Por favor utiliza este link para citar o compartir este documento: http://repositoriodigital.academica.mx/jspui/handle/987654321/80143
Título: A general model for tectonic control of magmatism: Examples from Long Valley Caldera (USA) and El Chichón (México)
Palabras clave: Long Valley Caldera
Mono-Inyo Craters
El Chichón
releasing bend
pull apart
regional tectonics
Fecha de publicación: 10-Jul-2012
Editorial: Geofísica internacional
Descripción: The relationship of volcanoes to regional tectonic setting and earthquake dynamics is intimate. We know that eruptions are often triggered by earthquakes, and that volcanoes generally lie along or near major faults or within faulted provinces. It has been generally found that bimodal basaltic-rhyolitic volcanism is associated with extensional settings, presumably because of the creation of accommodating space. For intermediate arc volcanoes, tectonic settings are generally compressional or transpressional. The spatial pattern of faulting indicates that Long Valley was focussed by a releasing bend in the transtensional, Sierran range-front fault system. The temporal pattern of offset rates suggests that the zone of greatest activity has migrated to the NW through time, and is now focussed at the Mono-Inyo Craters. The southern Mexican volcanic arc presents an example of the coexistence of regional compressional and transpressional structures with volcanoes. On an event basis, slip on regional structures creates opportunities for magma movement and eruption, in a type of dynamic fault pumping of fluids. Both kinematically and dynamically, volcanic activity may be completely dependent on tectonic factors for accumulation, storage and eruption of magma.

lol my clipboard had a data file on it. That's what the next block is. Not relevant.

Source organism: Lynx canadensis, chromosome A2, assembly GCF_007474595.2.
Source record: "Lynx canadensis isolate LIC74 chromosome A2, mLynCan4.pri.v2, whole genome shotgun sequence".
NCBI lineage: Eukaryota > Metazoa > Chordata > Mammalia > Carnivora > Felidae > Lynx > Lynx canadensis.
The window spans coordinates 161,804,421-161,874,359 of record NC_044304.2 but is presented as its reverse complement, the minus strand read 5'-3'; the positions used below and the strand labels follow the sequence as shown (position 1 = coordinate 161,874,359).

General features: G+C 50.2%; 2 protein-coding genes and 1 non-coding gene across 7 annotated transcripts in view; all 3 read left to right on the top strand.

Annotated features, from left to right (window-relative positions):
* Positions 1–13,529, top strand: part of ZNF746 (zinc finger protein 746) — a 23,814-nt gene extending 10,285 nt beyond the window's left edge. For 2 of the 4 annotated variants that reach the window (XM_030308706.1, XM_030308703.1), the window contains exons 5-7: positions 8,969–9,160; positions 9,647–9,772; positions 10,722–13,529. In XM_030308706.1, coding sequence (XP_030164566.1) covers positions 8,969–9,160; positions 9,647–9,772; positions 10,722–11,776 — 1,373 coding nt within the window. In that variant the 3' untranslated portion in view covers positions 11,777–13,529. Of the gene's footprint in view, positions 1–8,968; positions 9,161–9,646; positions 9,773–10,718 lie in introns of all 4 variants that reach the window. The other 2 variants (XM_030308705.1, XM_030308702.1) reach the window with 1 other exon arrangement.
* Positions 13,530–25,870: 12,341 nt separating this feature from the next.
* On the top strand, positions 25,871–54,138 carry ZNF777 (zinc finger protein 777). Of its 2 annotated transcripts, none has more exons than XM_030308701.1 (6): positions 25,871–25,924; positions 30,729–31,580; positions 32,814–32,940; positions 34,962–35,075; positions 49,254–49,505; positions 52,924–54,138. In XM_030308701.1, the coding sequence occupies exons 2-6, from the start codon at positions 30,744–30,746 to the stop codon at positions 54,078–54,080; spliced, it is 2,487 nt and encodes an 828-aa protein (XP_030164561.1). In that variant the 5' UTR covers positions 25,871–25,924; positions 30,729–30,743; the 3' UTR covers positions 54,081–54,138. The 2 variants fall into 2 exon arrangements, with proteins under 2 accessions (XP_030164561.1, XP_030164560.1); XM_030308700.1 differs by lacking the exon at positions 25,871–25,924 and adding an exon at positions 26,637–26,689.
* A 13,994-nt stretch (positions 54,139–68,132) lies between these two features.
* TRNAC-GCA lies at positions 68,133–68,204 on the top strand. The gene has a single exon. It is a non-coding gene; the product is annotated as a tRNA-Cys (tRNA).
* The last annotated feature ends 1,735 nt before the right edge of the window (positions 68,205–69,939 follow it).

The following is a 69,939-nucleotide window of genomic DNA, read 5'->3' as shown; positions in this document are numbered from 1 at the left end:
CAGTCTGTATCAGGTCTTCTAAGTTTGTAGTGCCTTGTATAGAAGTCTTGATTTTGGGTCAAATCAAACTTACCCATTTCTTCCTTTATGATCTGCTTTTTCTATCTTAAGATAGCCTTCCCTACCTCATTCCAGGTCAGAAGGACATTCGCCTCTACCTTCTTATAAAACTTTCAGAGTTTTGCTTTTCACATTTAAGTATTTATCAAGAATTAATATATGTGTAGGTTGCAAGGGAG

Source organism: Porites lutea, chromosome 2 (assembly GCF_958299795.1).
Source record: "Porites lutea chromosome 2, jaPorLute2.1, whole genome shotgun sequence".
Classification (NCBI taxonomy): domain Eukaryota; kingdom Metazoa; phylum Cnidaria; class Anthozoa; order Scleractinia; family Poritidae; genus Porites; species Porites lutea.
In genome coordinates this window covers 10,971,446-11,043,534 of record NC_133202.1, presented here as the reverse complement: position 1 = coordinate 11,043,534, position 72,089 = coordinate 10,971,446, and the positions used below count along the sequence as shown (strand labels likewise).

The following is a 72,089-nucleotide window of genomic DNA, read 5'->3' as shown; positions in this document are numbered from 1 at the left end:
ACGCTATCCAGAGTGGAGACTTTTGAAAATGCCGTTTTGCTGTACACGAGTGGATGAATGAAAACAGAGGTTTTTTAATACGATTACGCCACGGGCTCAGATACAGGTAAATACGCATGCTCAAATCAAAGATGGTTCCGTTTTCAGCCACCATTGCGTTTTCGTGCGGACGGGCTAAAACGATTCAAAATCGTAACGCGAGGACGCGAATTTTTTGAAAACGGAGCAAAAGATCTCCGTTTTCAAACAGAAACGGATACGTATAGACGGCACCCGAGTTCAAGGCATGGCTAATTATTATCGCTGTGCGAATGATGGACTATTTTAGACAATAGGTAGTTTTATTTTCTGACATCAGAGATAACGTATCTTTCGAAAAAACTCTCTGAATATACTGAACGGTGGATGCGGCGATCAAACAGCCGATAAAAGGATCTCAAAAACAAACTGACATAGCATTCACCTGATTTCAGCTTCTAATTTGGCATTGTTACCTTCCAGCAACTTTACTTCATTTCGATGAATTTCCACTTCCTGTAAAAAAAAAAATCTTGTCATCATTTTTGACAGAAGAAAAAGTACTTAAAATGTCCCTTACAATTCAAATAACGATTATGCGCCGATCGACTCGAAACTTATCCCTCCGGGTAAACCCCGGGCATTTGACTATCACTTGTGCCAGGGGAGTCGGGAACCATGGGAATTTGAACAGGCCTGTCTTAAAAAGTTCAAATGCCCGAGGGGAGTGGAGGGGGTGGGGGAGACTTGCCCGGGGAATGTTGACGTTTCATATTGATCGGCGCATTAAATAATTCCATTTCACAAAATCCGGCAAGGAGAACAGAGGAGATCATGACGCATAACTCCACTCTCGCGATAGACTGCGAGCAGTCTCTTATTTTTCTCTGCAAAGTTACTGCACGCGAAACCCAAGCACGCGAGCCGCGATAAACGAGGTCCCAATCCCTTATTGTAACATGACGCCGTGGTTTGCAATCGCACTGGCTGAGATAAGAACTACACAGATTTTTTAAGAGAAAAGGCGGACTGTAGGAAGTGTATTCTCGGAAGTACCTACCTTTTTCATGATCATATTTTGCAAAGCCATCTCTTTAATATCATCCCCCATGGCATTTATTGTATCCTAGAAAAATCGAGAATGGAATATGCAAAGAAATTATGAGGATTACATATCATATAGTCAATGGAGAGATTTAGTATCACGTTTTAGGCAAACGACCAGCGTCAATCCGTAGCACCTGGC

Other Identifiers: http://www.scielo.org.mx/scielo.php?script=sci_arttext&pid=S0016-71692009000100012
Aparece en las Colecciones:Geofísica Internacional

Archivos de este documento:
No hay archivos asociados a este documento.

Items in DSpace are protected by copyright, with all rights reserved, unless otherwise indicated.